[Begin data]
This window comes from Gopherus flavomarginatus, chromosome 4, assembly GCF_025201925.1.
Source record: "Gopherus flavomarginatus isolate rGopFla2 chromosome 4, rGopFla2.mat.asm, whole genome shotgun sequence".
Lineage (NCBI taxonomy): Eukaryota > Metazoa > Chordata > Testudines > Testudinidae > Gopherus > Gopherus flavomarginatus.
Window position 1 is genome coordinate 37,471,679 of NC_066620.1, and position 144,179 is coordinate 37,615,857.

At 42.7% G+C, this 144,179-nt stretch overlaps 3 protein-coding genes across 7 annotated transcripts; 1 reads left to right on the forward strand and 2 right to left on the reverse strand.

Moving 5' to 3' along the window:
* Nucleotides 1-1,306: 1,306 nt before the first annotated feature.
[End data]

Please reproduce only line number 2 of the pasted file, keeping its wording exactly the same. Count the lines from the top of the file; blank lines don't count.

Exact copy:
Source record: "Gopherus flavomarginatus isolate rGopFla2 chromosome 4, rGopFla2.mat.asm, whole genome shotgun sequence".